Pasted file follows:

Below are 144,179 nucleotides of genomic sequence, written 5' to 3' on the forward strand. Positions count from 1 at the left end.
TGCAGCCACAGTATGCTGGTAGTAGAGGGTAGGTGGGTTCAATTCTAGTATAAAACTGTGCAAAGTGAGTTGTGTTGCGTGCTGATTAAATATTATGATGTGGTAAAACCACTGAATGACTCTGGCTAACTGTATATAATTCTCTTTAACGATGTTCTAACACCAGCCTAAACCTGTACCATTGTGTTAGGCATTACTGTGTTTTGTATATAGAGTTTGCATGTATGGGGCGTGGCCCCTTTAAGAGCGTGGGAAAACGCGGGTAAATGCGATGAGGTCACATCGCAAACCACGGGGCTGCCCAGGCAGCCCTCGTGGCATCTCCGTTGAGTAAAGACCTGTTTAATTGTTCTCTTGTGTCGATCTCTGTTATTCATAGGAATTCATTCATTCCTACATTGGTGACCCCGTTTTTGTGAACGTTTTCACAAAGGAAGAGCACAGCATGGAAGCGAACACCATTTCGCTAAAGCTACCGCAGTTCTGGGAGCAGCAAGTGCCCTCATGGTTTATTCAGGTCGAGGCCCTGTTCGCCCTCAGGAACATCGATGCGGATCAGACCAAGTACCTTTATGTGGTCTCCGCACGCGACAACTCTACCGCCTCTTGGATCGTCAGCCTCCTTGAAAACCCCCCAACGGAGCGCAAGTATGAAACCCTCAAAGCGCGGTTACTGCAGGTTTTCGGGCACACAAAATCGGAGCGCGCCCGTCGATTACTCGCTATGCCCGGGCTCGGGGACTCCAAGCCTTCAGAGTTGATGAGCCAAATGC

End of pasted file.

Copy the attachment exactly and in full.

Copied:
Below are 144,179 nucleotides of genomic sequence, written 5' to 3' on the forward strand. Positions count from 1 at the left end.
TGCAGCCACAGTATGCTGGTAGTAGAGGGTAGGTGGGTTCAATTCTAGTATAAAACTGTGCAAAGTGAGTTGTGTTGCGTGCTGATTAAATATTATGATGTGGTAAAACCACTGAATGACTCTGGCTAACTGTATATAATTCTCTTTAACGATGTTCTAACACCAGCCTAAACCTGTACCATTGTGTTAGGCATTACTGTGTTTTGTATATAGAGTTTGCATGTATGGGGCGTGGCCCCTTTAAGAGCGTGGGAAAACGCGGGTAAATGCGATGAGGTCACATCGCAAACCACGGGGCTGCCCAGGCAGCCCTCGTGGCATCTCCGTTGAGTAAAGACCTGTTTAATTGTTCTCTTGTGTCGATCTCTGTTATTCATAGGAATTCATTCATTCCTACATTGGTGACCCCGTTTTTGTGAACGTTTTCACAAAGGAAGAGCACAGCATGGAAGCGAACACCATTTCGCTAAAGCTACCGCAGTTCTGGGAGCAGCAAGTGCCCTCATGGTTTATTCAGGTCGAGGCCCTGTTCGCCCTCAGGAACATCGATGCGGATCAGACCAAGTACCTTTATGTGGTCTCCGCACGCGACAACTCTACCGCCTCTTGGATCGTCAGCCTCCTTGAAAACCCCCCAACGGAGCGCAAGTATGAAACCCTCAAAGCGCGGTTACTGCAGGTTTTCGGGCACACAAAATCGGAGCGCGCCCGTCGATTACTCGCTATGCCCGGGCTCGGGGACTCCAAGCCTTCAGAGTTGATGAGCCAAATGC